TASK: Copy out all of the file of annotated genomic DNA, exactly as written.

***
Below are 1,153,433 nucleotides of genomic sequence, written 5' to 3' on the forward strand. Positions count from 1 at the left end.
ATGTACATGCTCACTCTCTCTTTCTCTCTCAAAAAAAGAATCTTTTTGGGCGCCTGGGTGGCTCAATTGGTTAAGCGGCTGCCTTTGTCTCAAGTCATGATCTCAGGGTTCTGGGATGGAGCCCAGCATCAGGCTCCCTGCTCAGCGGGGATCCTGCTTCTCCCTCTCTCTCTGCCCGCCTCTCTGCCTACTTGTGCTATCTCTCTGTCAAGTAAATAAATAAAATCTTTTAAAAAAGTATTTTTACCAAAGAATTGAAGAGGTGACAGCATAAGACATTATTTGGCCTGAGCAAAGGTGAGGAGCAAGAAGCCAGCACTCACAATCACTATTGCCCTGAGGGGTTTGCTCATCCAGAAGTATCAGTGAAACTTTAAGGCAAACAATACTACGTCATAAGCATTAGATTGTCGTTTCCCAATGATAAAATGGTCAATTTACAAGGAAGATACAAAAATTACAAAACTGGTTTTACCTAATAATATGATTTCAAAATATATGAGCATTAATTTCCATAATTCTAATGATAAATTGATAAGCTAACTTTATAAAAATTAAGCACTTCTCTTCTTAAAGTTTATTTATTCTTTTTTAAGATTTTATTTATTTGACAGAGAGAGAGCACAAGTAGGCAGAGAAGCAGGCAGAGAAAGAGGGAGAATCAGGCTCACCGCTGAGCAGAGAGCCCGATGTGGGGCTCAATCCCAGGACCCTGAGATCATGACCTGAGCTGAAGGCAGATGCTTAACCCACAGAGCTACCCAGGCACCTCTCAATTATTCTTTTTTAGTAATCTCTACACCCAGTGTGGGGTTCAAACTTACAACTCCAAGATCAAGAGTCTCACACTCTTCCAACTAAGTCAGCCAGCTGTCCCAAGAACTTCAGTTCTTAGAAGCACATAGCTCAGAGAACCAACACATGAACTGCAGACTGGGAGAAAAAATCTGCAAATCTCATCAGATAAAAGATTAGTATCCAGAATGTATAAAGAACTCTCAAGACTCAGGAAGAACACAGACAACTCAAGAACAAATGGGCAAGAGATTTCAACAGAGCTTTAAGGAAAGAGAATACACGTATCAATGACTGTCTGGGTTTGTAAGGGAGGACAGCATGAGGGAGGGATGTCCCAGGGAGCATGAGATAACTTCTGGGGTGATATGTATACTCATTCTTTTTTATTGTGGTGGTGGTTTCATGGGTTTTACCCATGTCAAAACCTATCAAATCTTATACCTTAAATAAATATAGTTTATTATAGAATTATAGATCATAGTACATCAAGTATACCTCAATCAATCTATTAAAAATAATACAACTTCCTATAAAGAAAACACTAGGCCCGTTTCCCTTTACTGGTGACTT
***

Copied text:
Below are 1,153,433 nucleotides of genomic sequence, written 5' to 3' on the forward strand. Positions count from 1 at the left end.
ATGTACATGCTCACTCTCTCTTTCTCTCTCAAAAAAAGAATCTTTTTGGGCGCCTGGGTGGCTCAATTGGTTAAGCGGCTGCCTTTGTCTCAAGTCATGATCTCAGGGTTCTGGGATGGAGCCCAGCATCAGGCTCCCTGCTCAGCGGGGATCCTGCTTCTCCCTCTCTCTCTGCCCGCCTCTCTGCCTACTTGTGCTATCTCTCTGTCAAGTAAATAAATAAAATCTTTTAAAAAAGTATTTTTACCAAAGAATTGAAGAGGTGACAGCATAAGACATTATTTGGCCTGAGCAAAGGTGAGGAGCAAGAAGCCAGCACTCACAATCACTATTGCCCTGAGGGGTTTGCTCATCCAGAAGTATCAGTGAAACTTTAAGGCAAACAATACTACGTCATAAGCATTAGATTGTCGTTTCCCAATGATAAAATGGTCAATTTACAAGGAAGATACAAAAATTACAAAACTGGTTTTACCTAATAATATGATTTCAAAATATATGAGCATTAATTTCCATAATTCTAATGATAAATTGATAAGCTAACTTTATAAAAATTAAGCACTTCTCTTCTTAAAGTTTATTTATTCTTTTTTAAGATTTTATTTATTTGACAGAGAGAGAGCACAAGTAGGCAGAGAAGCAGGCAGAGAAAGAGGGAGAATCAGGCTCACCGCTGAGCAGAGAGCCCGATGTGGGGCTCAATCCCAGGACCCTGAGATCATGACCTGAGCTGAAGGCAGATGCTTAACCCACAGAGCTACCCAGGCACCTCTCAATTATTCTTTTTTAGTAATCTCTACACCCAGTGTGGGGTTCAAACTTACAACTCCAAGATCAAGAGTCTCACACTCTTCCAACTAAGTCAGCCAGCTGTCCCAAGAACTTCAGTTCTTAGAAGCACATAGCTCAGAGAACCAACACATGAACTGCAGACTGGGAGAAAAAATCTGCAAATCTCATCAGATAAAAGATTAGTATCCAGAATGTATAAAGAACTCTCAAGACTCAGGAAGAACACAGACAACTCAAGAACAAATGGGCAAGAGATTTCAACAGAGCTTTAAGGAAAGAGAATACACGTATCAATGACTGTCTGGGTTTGTAAGGGAGGACAGCATGAGGGAGGGATGTCCCAGGGAGCATGAGATAACTTCTGGGGTGATATGTATACTCATTCTTTTTTATTGTGGTGGTGGTTTCATGGGTTTTACCCATGTCAAAACCTATCAAATCTTATACCTTAAATAAATATAGTTTATTATAGAATTATAGATCATAGTACATCAAGTATACCTCAATCAATCTATTAAAAATAATACAACTTCCTATAAAGAAAACACTAGGCCCGTTTCCCTTTACTGGTGACTT